Insider's Guide to High School The Tattoo

Everyone gets lost, and other truths

BRISTOL, Connecticut, U.S.A. — You’re ready for teachers, you’re ready for books, you might even be ready for some dirty looks. But you still won’t be ready for the first day of high school.

As a recent freshman, one of the most vivid memories I have of high school so far is the day school started.

What’s really different in high school? Well, a lot.

Here are my tips for successfully adapting: your endurance, first of all, needs to be changed.

Going from 45 minutes of learning (or boredom, whichever you do most) to 84 minutes of it is a big difference. Getting out of that dreadful study hall (or other classes which will remain nameless) will seem like an eternity of nothingness at first.

The remedy: do something! Eighty four minutes tapping a pencil and daydreaming won’t help you get out of Boredomsville.

It might seem very unorthodox to a lot of you, but listening to what’s going on in class might actually save you from the boredom you’ll be experiencing. Just raise your hand, answer some questions and you won’t even know whether you were listening or not, and trust me, the time will go by in no time.

Either that, or you can take a nice power nap in class. I’ve heard it’s good for you. But the flip side is you won’t know anything for the quiz the next class. An F won’t kill you, but sleep deprivation will.

Next, you’ll need a good sense for directions. This only applies for the first few months at school.

This year, you might actually experience a school with rooms that are permanent, unlike your predecessors who had to deal with construction.

But still, getting lost on the first day is normal. Not one person will find their way totally around the school, not even the upperclassmen sometimes. Just make sure you find someone in your classes before that school bell rings, and make sure you guys follow each other to class for a few days. There’s safety in numbers.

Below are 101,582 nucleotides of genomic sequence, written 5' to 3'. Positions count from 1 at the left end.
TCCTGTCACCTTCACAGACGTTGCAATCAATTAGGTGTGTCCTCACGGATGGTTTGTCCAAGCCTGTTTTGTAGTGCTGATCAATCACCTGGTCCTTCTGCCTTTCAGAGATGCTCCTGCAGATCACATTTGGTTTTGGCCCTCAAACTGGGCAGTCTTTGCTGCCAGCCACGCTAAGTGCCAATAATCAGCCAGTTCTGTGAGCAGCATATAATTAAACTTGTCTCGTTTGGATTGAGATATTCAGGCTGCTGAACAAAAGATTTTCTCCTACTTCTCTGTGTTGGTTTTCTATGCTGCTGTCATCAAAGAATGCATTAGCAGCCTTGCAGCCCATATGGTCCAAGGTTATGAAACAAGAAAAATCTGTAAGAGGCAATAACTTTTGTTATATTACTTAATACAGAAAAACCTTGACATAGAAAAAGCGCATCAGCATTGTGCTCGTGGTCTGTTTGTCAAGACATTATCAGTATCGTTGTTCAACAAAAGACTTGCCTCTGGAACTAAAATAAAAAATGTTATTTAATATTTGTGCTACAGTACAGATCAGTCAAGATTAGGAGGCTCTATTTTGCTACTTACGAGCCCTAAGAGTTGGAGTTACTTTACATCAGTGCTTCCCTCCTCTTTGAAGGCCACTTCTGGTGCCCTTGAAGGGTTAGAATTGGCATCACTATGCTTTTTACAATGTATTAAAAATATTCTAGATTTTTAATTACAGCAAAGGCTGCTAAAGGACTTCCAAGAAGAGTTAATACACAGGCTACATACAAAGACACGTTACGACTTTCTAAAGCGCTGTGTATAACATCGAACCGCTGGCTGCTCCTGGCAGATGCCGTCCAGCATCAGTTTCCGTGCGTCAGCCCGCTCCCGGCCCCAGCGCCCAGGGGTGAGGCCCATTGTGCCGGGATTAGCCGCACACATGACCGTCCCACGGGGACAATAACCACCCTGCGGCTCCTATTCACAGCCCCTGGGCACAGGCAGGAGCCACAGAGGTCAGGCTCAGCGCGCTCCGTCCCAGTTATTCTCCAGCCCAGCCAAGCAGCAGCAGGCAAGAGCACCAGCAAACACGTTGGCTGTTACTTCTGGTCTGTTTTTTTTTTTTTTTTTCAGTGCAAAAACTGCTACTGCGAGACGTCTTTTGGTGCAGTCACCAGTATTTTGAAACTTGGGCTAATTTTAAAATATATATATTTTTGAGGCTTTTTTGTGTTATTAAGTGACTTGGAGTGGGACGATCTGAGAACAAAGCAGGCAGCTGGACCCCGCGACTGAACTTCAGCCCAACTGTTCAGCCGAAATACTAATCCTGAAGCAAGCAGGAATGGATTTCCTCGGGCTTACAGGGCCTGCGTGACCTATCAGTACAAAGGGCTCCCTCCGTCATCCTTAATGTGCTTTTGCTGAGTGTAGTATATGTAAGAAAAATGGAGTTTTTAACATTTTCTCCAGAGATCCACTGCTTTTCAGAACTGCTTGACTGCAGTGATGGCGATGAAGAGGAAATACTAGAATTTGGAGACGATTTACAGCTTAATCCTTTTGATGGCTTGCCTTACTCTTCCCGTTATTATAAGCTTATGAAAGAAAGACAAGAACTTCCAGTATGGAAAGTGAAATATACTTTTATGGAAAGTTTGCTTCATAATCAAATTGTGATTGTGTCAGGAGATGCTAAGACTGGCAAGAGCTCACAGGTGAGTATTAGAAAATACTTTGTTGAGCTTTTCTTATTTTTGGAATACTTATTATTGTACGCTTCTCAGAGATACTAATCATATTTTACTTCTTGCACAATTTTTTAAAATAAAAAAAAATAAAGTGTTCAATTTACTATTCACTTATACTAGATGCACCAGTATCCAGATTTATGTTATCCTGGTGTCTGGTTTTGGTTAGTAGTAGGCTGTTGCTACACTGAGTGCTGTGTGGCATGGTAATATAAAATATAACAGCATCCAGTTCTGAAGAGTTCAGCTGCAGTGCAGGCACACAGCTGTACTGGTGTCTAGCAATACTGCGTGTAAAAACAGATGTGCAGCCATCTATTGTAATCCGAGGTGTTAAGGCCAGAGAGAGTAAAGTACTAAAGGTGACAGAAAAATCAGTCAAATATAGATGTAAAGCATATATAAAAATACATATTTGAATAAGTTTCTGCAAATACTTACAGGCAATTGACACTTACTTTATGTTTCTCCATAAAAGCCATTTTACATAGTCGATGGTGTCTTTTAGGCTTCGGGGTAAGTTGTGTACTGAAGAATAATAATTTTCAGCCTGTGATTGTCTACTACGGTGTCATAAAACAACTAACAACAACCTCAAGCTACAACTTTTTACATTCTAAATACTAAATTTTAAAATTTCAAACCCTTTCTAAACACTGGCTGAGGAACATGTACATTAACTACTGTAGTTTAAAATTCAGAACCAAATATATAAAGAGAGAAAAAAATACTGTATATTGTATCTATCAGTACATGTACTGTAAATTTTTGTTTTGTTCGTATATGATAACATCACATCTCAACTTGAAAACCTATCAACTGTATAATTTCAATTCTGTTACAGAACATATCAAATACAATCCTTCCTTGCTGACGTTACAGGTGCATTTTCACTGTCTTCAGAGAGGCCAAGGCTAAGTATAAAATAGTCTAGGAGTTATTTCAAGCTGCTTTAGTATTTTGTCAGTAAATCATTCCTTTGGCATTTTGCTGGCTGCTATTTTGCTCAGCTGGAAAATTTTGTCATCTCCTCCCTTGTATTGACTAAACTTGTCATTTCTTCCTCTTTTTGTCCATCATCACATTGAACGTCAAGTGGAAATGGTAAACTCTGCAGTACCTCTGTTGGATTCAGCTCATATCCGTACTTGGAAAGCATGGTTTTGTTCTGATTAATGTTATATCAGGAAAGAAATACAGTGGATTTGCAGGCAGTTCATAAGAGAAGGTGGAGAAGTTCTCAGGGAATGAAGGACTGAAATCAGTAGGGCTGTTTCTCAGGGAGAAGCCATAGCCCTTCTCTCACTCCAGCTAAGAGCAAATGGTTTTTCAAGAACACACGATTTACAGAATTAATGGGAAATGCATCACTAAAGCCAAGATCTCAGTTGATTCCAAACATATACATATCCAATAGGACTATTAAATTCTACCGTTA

Within a few weeks, though, make sure you know your way around or risk getting point deductions for being tardy.

If you thought your middle school class was different, wait until you enter high school.

Bristol isn’t known for its diversity but the high schools here have more races, religions and color than most schools.

Keep an open mind about stereotypes, though, and you might be surprised to find a different person than you imagined. Otherwise, don’t make fun. It’s not very nice. Let the upperclassmen pick on students. It hurts more when you’re getting made fun of by your peers anyway.

Of course, you can’t forget your schedule and classes.

As you probably already know, your freshman schedule contains four core classes, usually a foreign language, and then an elective class, whether it’s band or wood tech. Health and gym class can’t be avoided. This leaves you with room for a study hall, too, during any semester.

You’d think it would be as cut and dried as that, but block scheduling might leave you out of certain classes and put you in other ones that you might not want to be in.

As long as you get an elective you wouldn’t mind doing, and get all the required credits needed to advance to a sophomore, eventually, you’ll get the classes you want.

Don’t overburden yourself with too many classes. Make sure you have at least a fun elective that you enjoy doing or else you might not be having fun the whole year.

Well, you’re almost prepared to go on your way to high school. Take it from me, freshman year is fun, but it also has its downers. Just come to school prepared, and be sure to read The Tattoo.

Mike Nguyen is a Reporter for Youth Journalism International.

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